How to Foster Curiosity in Anxious Children

curiosity messCuriosity is the force that drives children, and even adults, to explore the world. You can best see this with infants and toddlers who make it a habit of touching, smelling, tasting and basically doing everything they can think of with anything that falls into their path. Curiosity is how we learn, but it may take a little prompting for anxious children to fully embrace the process.

That’s because fear may be standing in the way. Curiosity comes when things are familiar and safe, like when a child has no qualms about asking his or her parents nine million questions about the color of the sky. If the child if confident, he or she may have equally few qualms about asking his or her favorite teacher the same nine million questions about other topics. An anxious child, on the other hand, may be brimming with questions for the teacher but dare not make a peep.

Anxious children are often hesitant to explore anything, Scholastic notes, especially unfamiliar territory. This makes learning a much slower and less in-depth process when compared to children who are more confident and secure.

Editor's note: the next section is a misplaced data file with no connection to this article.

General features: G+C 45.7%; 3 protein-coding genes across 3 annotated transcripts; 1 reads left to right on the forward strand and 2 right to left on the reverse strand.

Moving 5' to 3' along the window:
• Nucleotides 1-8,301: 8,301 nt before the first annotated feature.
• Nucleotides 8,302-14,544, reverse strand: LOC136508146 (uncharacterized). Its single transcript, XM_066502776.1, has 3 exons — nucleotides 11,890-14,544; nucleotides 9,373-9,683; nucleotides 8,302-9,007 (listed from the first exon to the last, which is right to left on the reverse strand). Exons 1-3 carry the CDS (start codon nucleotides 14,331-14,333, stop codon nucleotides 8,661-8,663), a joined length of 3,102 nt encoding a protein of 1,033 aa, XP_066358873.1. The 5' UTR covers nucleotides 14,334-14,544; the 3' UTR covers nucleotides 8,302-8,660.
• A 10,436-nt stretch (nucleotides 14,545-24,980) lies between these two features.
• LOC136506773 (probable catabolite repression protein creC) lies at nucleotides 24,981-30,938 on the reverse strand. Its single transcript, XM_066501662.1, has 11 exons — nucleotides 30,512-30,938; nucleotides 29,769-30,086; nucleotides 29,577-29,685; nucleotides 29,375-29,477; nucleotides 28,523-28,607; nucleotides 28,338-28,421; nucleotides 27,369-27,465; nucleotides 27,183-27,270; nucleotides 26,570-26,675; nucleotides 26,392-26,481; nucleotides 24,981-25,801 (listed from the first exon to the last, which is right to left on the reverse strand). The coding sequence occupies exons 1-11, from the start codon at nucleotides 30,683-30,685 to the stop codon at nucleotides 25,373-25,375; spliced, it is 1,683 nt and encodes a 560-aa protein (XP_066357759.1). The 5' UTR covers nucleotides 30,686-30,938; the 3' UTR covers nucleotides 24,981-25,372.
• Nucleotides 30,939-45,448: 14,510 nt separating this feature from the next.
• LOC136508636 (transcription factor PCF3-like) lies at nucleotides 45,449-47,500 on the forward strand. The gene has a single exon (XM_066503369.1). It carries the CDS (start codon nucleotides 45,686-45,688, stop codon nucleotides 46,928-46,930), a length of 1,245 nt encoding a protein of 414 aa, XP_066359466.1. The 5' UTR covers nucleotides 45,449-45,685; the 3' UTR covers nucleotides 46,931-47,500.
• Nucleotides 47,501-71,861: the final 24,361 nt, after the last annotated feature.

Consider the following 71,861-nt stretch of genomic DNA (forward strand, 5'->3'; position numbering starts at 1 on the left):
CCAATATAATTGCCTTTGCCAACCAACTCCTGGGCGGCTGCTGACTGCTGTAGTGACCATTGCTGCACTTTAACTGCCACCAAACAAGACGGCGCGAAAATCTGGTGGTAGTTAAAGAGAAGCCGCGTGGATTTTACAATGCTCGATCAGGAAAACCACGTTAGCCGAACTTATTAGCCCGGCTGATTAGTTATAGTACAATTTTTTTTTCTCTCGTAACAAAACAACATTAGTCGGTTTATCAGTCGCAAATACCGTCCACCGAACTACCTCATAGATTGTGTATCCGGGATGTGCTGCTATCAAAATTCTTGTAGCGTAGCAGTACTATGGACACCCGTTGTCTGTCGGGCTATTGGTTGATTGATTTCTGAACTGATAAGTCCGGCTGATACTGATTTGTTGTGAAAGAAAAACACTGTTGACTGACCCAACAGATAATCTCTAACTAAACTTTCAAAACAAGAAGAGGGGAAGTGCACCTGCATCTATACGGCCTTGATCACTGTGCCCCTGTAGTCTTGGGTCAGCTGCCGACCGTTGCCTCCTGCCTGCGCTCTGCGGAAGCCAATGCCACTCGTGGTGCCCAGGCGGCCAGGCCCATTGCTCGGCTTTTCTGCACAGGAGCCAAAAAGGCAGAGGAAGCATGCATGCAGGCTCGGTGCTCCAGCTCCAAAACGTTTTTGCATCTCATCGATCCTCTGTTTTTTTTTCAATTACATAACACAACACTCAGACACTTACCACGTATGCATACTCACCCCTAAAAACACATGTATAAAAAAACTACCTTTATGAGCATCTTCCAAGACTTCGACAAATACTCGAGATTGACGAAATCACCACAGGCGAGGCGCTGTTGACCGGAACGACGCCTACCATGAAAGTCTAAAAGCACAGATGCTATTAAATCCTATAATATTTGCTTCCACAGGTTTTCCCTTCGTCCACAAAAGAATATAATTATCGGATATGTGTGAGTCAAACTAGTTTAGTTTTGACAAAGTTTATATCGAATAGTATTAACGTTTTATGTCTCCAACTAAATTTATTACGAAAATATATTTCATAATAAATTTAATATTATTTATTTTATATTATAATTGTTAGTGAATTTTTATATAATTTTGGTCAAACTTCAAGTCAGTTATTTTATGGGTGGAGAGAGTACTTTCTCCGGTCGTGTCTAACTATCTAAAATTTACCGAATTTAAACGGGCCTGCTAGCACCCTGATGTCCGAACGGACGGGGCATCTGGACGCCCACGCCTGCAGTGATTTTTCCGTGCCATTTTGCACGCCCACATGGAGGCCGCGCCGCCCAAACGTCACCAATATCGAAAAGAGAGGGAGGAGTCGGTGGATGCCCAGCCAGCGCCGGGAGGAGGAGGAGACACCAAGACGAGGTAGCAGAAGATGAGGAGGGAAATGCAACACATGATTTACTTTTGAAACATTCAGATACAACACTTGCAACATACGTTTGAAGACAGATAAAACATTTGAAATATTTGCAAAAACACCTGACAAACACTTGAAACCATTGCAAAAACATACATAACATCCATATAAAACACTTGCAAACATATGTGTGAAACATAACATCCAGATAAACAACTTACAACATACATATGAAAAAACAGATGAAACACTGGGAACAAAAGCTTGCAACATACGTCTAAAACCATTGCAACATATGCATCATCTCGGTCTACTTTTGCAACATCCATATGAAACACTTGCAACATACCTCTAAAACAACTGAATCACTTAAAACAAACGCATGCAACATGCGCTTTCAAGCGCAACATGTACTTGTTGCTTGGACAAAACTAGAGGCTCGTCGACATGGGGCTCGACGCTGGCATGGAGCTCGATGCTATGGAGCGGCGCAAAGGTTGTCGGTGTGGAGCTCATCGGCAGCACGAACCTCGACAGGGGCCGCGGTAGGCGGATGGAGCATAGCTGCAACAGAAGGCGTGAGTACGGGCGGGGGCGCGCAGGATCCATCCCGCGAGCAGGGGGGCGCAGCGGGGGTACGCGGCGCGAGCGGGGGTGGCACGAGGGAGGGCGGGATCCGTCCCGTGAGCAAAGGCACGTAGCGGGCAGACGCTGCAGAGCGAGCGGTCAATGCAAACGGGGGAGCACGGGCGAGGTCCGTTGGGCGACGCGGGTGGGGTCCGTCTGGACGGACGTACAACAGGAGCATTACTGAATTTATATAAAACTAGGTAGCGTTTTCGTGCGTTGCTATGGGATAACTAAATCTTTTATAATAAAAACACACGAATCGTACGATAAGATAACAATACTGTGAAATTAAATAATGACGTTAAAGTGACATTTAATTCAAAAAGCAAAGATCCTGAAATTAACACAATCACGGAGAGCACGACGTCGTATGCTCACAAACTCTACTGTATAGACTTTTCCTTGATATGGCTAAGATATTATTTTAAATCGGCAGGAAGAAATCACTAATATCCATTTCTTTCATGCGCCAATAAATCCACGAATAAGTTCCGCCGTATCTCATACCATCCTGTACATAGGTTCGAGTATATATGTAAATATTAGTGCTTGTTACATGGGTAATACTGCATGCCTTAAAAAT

Tips for Fostering an Anxious Child’s Curiosity

Help the child feel secure. Constant attention and comfort can help your anxious child feel secure, whether at home or in an outside environment. Once an anxious child feels safe in an environment, curiosity is more apt to come naturally, especially with a familiar person like a parent.

Offer positive feedback. Even the smallest bout of curiosity can be noted and praised. Consistently offering positive feedback fuels more curiosity as the child begins to feel more and more secure with their attempts at exploring something new. Such reinforcement also helps the child feel more comfortable in general with the idea of exploring new situations and surmounting new challenges.

Tame reactive responses. While your first reaction may be to scream in anger if your toddler decides to pour milk all over the floor, your child may simply be exploring. That means you both would be better served with a calmer reaction. Psychology Today suggests a three-part plan when your child does something in the name of curiosity.

  1. Recognize your child is exploring, not purposely misbehaving. Exploration means the child’s interest is piqued, which is a good thing.
  2. Put the process into words. Examples from the milk incident may include saying something like, “Oh no, that is a big mess. But I can see how fun that is for you, seeing all the splashing.”
  3. Offer an alternative situation where the child can still explore but you won’t have to clean up any messes. “If you still want to play with liquid, you can take a bath later or we can set up the wading pool to see how water can splish and splash.”

Think encouragement, not discouragement, whenever your child shows a glimmer of curiosity. The positive feedback for curiosity can help to enhance your child’s confidence as well as the learning cycle.


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